Crossing the Finish Line: Overcoming Barriers to Community College Degree and Credential Attainment in Kentucky
With Kentucky working to increase college graduation rates, the state should invest more in support strategies that can help disadvantaged Kentucky adults and other students obtain the degrees and credentials that are necessary for family well-being and economic growth.
New Report Calls for More State Support to Increase Community College Completion
Need-based financial aid, student supports and developmental education strategies are vital to strengthening Kentucky’s workforce and economy
With Kentucky working to increase college graduation rates, a new report by the Kentucky Center for Economic Policy (KCEP) recommends that the state invest more in support strategies that can help disadvantaged Kentucky adults and other students obtain the degrees and credentials that are necessary for family well-being and economic growth.
The report, “Crossing the Finish Line: Overcoming the Barriers to Community College Degree and Credential Attainment in Kentucky,” calls on the state to focus especially on community colleges, which will play an increasingly vital role in giving students the education they need for decent employment and a start on a career path.
“The success of community college students is critical to the state’s economic future,” said KCEP Research and Policy Associate Ashley Spalding, the report’s author. “But financial responsibilities, trouble advancing through development education, and a need for more student and family supports can prevent these students from graduating.”
Kentucky is working to increase the state’s number of college graduates. Currently, 32 percent of adults have a college degree; the goal is 43 percent, which means the state must add 66,825 degree-holders over the next eight years. Many of these degrees will be earned at community colleges, which tend to be the most affordable option for students and provide the minimum postsecondary degree or credential needed to obtain employment at decent wages. More than half of Kentucky undergraduates attending public institutions enroll in community colleges.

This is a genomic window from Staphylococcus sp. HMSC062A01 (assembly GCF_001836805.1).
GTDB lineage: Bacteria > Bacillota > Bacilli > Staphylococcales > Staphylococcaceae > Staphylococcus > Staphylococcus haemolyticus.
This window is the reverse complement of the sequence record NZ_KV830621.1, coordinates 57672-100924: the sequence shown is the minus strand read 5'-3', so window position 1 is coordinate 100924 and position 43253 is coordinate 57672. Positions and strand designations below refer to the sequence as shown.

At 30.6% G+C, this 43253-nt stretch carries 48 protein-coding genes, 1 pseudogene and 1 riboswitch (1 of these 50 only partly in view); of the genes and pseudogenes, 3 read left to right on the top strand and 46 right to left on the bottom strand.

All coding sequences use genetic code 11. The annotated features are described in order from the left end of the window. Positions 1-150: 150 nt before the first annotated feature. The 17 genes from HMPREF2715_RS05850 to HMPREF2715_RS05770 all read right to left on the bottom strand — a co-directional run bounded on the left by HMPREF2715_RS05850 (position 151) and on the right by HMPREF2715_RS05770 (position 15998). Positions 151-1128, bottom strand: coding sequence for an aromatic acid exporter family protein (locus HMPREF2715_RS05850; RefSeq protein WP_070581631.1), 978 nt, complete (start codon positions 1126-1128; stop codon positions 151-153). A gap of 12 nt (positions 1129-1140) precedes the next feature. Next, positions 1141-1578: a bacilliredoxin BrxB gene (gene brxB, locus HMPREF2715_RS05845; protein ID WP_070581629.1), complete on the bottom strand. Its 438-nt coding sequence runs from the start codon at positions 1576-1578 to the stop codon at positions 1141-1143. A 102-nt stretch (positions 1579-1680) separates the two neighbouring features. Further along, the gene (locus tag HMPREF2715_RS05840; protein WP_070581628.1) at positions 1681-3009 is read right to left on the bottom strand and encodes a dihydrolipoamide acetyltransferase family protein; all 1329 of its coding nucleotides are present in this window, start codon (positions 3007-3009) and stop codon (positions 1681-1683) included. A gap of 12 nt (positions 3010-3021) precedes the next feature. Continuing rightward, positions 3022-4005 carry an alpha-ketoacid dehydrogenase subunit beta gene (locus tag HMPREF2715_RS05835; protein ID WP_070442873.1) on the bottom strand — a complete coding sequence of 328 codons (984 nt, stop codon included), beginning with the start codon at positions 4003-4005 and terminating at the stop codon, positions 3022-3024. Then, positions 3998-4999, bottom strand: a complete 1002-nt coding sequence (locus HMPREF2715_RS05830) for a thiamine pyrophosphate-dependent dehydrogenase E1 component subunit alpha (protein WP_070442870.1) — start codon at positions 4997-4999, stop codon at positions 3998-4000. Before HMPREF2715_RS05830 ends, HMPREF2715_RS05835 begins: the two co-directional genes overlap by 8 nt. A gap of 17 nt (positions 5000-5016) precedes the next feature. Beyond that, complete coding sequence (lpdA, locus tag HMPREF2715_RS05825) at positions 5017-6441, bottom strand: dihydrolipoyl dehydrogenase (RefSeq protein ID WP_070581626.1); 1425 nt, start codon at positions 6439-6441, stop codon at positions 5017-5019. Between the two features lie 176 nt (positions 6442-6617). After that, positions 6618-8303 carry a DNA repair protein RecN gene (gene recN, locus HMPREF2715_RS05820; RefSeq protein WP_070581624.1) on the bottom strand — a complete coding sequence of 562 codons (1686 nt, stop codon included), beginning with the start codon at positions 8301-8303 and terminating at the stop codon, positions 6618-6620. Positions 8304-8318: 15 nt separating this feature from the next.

But as noted in the report, many Kentucky community college students leave school due to financial challenges—particularly with rising tuition and inadequate need-based state financial aid. Many other students enter with low skills and get stuck in developmental education courses, never completing a credential or degree. Other barriers to completion include the lack of supports including intensive academic advising and assistance with costs like childcare.
The report’s recommendations include:
- Fully funding the College Access Program, which is the only state need-based financial aid grant program that can be used at community colleges.
- Expanding the community college system’s developmental education redesign and contextualized learning efforts, which provide innovative approaches to learning and promote students’ success.
- Increasing student supports, such as help with childcare, transportation and emergency financial challenges, and providing more counseling.
“Kentucky is making good progress in some of these areas—like developmental education reform—but more support of those strategies is needed,” said Spalding. “And the state is clearly falling short in areas like investing in need-based financial aid. Last year 67 percent of eligible students were denied aid from Kentucky’s need-based College Access Program due to limited funds.”
The report can be accessed at www.kypolicy.org.
The Kentucky Center for Economic Policy is a non-profit, non-partisan initiative that conducts research, analysis and education on important policy issues facing the Commonwealth. Launched in 2011, the Center is a project of the Mountain Association for Community Economic Development (MACED). For more information, please visit KCEP’s website at www.kypolicy.org.
|Crossing the Finish Line.pdf|